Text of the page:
To Write a Great Beginning

For many writers, the beginning of any story – long or short, fiction or non-fiction – is a challenge.  Where to start?  What to include?  What not to include?

I’m in such a place now with my work-in-progress middle grade novel.  I’ve finished the first draft.  I’ve started revisions. I know now what the story is about now.  I know the theme, the characters, how the plot evolves and yet….  I’m not quite satisfied with any of the half-dozen beginnings that are stored on my computer.

Why?  Because so much is riding on those first few lines, especially for writers of youth material.

A strong beginning pulls readers forward.  A limp start leaves readers – especially youngsters – floundering and wondering if it’s even worth plowing ahead. This may be particularly true for boys who might be reluctant readers. A few lines, a paragraph or two, maybe a page, and if they’re not captivated by the story, many less proficient and inexperienced readers will simply give up.

A few years ago, while I was visiting Arizona, I browsed through the children’s section of Barnes & Noble, pulling novels off shelves to scan the first lines in some popular books written for 7-12 year-olds.  How did the pro’s begin? I wondered.  To emulate the experience of young readers, I gave each book a maximum of five lines to establish the basics and draw me into the story. Anything longer and the book went back on the shelf.

Here are ten beginnings that passed my rudimentary test.  Each one teased, prodded or enticed me with a creative hook to read further, sometimes in less than my 5 allotted lines.  Do you agree with my selection?

“I’m going shopping in the village,” George’s mother said to George on Saturday morning. “So be a good boy and don’t get into mischief.”  This was a silly thing to say to a small boy at any time.  It immediately made him wonder what sort of mischief he might get into.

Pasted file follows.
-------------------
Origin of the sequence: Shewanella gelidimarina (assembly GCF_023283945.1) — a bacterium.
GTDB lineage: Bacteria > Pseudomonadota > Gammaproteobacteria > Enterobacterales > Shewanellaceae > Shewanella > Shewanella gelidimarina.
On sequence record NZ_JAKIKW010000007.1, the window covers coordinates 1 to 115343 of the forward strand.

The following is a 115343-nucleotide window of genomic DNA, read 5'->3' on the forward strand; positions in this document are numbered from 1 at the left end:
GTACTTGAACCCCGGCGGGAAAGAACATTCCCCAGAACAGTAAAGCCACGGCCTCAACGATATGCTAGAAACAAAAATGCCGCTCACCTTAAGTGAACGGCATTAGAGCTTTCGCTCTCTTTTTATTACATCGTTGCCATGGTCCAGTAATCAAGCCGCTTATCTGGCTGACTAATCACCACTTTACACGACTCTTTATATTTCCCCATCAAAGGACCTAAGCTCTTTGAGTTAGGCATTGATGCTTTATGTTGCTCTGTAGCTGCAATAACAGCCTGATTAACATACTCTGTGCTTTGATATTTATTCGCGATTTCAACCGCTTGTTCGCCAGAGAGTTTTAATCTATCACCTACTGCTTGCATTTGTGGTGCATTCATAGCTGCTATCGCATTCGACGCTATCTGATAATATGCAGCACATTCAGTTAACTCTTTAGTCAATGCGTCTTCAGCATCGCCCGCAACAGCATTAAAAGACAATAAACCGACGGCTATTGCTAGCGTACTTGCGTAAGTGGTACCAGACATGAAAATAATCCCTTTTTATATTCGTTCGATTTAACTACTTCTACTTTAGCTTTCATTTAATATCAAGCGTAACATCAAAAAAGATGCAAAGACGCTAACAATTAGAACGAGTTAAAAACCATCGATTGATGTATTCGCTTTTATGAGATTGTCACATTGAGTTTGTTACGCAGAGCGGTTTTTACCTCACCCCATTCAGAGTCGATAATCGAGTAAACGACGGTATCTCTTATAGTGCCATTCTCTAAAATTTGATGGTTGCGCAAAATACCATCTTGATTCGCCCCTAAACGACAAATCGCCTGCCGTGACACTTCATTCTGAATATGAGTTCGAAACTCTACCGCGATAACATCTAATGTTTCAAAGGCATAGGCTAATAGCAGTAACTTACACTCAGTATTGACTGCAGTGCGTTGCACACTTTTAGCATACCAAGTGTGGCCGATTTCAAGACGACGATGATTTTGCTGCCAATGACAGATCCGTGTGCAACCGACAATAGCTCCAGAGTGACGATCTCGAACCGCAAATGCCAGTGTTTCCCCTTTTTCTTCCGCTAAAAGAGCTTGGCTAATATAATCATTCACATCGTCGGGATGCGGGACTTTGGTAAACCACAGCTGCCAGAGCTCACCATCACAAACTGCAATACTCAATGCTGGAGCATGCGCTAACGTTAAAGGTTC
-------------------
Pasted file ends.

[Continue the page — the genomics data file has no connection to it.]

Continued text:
George’s Marvelous Medicine – Roald Dahl

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   Not for the first time, an argument had broken out over breakfast at number four, Privet Drive.

Harry Potter and the Chamber of Secrets  – J.K.Rowling

Tale of Despereaux This story begins within the walls of a castle with the birth of a mouse.  A small mouse.  The last mouse born to his parents and the only one of his litter to be born alive.

                                                                          The Tale of Despereaux – Kate Camillo

My English teacher, Mr. Selkirk, says I have to write something, and it has to be long, on account of the thing that happened over winter recess – which in my opinion, doesn’t amount to much.  It’s not like I meant for Danley to get hurt, and I don’t think that what happened was one hundred percent my fault, or even a lot my fault, even though I don’t deny that I was there.

                                                                                                   Twerp – Mark Goldblatt

  It was almost December, and Jonas was beginning to be frightened.  No.  Wrong word, Jonas thought.  Frightened meant that deep, sickening feeling of something terrible about to happen.  Frightened was the way he had felt a year ago when an unidentified aircraft had overflown the community twice.

                                                                                                   The Giver – Lois Lowry

The Whipping Boy

The young prince was known here and there (and just about everywhere else) as Prince Brat. Not even black cats would cross his path.

The Whipping Boy – Sid Fleischman

red pyramid We only have a few hours, so listen carefully.  If you’re hearing this story, you’re already in danger.  Sadie and I might be your only chance. Go to the school.  Find the locker.  I won’t tell you which school or which locker, because if you’re the right person, you’ll find it.

The Red Pyramid – Rick Riordan

There was a town, and there was a girl, and there was a theft.  I was living in the town, and I was hired to investigate the theft, and I thought the girl had nothing to do with it.

Who Could That be at This Hour – Lemony Snicket

girl who could fly  Piper decided to jump off the roof.  It wasn’t a rash decision on her part.

                                    The Girl Who Could Fly – Victoria Forester

whimpy kid

I wish I started keeping a journal a lot earlier, because whoever ends up writing my biography is gonna have a lot of questions about my life in the years leading up to middle school.

Diary of a Wimpy Kid: The Third Wheel – Jeff Kinney

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